By Rosie Bogumil
Undoubtedly, the current coronavirus crisis has widespread global effects – it wouldn’t be called a pandemic if it didn’t. But in a healthcare system already known to be failing communities outside of major cities, how are isolated regional areas coping with the virus?
Access to health care services outside of major cities is already limited. Although two-thirds of the Australian population live in major cities, the remainder are spread across the entirety of the country in areas classified as inner regional, outer regional, remote and very remote areas. Regional communities may have hospitals with only a very small capacity, while others lack emergency departments. Any influx of patients therefore has massive potential to overwhelm hospital systems which are struggling to cope even with current demands.
The coronavirus is known to be more dangerous for specific demographics, and one of the populations most at risk is the elderly. It is common for regional centres to have higher retiree populations, with proportionally lower numbers of people aged 25-44 years and higher numbers of people aged 45-74 years. The larger elderly population thus increases the risk of overwhelmed hospital systems.
People suffering chronic illness are also among those most vulnerable to coronavirus complications, and will typically require more complex management than the general population. However, regional communities often have limited access to specialist medical services, and these patients may fail to receive timely healthcare. From personal experience, it can take many, many months to be allocated specialist appointments through the public health system. Accessing these services privately is not an option for many, and certainly never was for my family; private specialists come at massive cost, not just for the appointment, but in terms of travelling to and finding accommodation in the nearest capital city where those specialists are invariably located.
The danger of social isolation is compounded in regional areas, which are already physically isolated. Furthermore, mental health services in regional areas are more limited than the major cities. Accessing the right help is difficult when Medicare only funds ten sessions – does the government really expect lifelong issues to dramatically resolve themselves in ten weeks? Additionally, psychiatry is notoriously difficult to access in country towns. Larger regional hubs may have visiting psychiatrists, but the waiting lists are normally six months minimum. In areas with already disproportionately high rates of suicide, particularly among adolescent and Indigenous populations, it is possible the virus could have a startling impact on the mental health of entire communities. At UNSW, it is a real blessing to have access to free health professionals through the University Health Service and CAPS.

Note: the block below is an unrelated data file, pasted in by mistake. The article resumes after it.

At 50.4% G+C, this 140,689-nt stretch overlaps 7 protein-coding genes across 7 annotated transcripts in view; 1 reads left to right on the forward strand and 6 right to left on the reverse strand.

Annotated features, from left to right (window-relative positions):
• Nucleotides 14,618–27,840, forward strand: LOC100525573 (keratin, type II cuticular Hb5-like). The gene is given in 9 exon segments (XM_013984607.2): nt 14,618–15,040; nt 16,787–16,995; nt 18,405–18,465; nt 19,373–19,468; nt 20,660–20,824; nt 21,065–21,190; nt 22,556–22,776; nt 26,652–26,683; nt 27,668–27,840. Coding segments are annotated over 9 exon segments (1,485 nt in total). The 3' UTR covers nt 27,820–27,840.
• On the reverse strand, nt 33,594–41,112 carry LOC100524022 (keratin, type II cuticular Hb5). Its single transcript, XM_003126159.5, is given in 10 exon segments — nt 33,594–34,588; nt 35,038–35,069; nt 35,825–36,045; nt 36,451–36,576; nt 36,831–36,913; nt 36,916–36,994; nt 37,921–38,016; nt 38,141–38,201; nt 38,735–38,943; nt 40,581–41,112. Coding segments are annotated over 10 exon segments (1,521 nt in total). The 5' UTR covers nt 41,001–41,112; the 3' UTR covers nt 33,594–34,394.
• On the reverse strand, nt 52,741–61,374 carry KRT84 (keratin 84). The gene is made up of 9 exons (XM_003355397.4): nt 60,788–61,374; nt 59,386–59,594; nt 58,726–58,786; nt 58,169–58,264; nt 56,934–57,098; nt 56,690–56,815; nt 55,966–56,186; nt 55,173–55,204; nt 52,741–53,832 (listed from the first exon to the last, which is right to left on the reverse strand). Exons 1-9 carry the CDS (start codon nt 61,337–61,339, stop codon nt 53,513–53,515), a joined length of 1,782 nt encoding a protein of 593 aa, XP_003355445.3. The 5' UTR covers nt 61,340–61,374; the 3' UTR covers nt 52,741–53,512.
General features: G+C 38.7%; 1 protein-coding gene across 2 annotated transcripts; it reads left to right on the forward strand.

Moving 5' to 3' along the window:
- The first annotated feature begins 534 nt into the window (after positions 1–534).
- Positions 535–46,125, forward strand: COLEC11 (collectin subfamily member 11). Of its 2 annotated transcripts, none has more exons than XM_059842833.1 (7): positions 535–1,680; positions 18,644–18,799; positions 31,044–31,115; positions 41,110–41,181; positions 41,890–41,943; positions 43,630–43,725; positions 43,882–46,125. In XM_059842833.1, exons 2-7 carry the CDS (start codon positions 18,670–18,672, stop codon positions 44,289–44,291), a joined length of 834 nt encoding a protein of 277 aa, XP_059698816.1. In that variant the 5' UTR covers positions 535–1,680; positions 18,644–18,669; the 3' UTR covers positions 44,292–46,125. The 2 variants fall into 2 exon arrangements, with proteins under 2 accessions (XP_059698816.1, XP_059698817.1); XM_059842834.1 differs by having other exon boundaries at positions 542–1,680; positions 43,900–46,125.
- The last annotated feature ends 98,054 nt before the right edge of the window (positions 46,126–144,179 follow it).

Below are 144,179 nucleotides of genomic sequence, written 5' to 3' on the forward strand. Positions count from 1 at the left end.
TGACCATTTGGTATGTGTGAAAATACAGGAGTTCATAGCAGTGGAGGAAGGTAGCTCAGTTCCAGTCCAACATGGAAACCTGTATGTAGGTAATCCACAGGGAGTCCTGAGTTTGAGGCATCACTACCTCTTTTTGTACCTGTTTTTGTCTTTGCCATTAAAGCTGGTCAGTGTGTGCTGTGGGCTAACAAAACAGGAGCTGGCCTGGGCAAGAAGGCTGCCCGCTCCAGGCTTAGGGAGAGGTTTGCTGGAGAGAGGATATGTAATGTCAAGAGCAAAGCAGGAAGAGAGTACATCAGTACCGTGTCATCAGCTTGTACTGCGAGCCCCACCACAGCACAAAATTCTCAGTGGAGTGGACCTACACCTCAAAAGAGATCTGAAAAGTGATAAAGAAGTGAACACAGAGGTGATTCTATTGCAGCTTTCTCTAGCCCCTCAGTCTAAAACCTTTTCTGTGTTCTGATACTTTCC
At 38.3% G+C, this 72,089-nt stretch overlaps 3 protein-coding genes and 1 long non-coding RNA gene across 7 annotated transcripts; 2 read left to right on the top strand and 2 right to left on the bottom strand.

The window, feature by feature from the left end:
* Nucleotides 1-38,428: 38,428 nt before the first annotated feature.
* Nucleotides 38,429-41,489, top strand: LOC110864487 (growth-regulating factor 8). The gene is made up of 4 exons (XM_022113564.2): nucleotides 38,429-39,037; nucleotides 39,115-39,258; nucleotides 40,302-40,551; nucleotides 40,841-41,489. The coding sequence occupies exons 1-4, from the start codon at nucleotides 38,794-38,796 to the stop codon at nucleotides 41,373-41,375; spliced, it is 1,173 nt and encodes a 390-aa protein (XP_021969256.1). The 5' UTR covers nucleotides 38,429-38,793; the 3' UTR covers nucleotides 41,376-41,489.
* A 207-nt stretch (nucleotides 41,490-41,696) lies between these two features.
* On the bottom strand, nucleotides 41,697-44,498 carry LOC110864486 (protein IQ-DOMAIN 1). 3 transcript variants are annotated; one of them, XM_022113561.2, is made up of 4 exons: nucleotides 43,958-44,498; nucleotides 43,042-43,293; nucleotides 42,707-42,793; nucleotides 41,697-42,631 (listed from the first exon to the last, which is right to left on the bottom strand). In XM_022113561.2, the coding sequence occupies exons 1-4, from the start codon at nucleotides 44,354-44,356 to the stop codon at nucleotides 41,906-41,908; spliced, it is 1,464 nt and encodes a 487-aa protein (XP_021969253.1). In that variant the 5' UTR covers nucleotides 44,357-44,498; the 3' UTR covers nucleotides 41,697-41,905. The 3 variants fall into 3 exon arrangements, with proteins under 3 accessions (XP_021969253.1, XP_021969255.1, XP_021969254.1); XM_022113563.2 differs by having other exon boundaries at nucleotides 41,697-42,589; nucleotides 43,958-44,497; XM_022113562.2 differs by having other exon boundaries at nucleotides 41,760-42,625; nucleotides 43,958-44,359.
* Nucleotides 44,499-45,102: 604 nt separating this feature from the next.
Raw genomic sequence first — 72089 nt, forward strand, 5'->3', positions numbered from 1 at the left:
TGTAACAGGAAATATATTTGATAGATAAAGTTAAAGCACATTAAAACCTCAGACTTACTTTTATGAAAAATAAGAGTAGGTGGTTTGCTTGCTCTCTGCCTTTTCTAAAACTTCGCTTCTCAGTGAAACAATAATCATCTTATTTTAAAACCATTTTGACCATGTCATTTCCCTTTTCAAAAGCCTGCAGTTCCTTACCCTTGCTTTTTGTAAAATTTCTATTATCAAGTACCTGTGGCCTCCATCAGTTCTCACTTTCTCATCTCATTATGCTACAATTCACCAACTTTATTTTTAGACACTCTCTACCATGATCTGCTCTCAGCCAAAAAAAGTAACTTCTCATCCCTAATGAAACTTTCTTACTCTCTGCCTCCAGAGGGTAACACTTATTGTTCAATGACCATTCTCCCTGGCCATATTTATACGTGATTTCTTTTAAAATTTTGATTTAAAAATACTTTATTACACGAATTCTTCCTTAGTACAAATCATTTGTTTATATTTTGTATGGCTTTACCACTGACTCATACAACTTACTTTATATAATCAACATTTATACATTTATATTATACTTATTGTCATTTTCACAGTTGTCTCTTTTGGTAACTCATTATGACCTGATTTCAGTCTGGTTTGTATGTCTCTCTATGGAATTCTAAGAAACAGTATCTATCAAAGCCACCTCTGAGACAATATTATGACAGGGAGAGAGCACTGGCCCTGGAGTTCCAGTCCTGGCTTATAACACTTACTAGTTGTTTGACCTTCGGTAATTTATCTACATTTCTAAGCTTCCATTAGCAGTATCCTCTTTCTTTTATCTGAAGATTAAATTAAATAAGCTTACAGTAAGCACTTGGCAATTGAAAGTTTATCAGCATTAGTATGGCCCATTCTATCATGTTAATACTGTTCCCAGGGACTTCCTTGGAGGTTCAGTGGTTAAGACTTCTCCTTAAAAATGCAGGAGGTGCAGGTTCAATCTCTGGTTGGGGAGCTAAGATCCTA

As if the healthcare system wasn’t enough trouble for the regional population, the urban population is making times even tougher. The impacts of ‘panic buying’ are spreading far beyond the major cities. In small towns such as Walpole, Western Australia, there are now obligatory licence checks by supermarkets and pharmacies, to ensure that the needs of locals are prioritised. When there’s only one supermarket in town, and one delivery every few days, regional communities cannot cope with an influx of outsiders pillaging produce and stockpiling staples.
There may be a silver lining, however. I am especially glad now more than ever to have family to return to in the Great Southern region of Western Australia (search for the locality ‘Kronkup’ if you want to have your mind blown). I certainly can’t speak for everybody living regionally, but my parent’s hobby farm is practically self-sufficient, with water-tanks, solar panels, chickens and guaranteed access to fresh fruit and vegetables, either through our own gardens, or charitable neighbours. Social distancing is also a breeze when you’re already isolated physically, and this measure is easier to cope with when there’s fifteen acres of forest to maintain and explore.
All Australians may be finding the current regulations imposed by the pandemic situation distressing. It is also important to think of our regional Australians, who may ordinarily experience greater difficulty accessing health care, particularly mental health support, and may struggle even more in the current pandemic state.
And stop stockpiling toilet paper. It is a real luxury if you can drive two hours away to purchase essentials. For country residents, there is no other supermarket; there is no other pharmacy. Don’t be a Stockpiling Susan.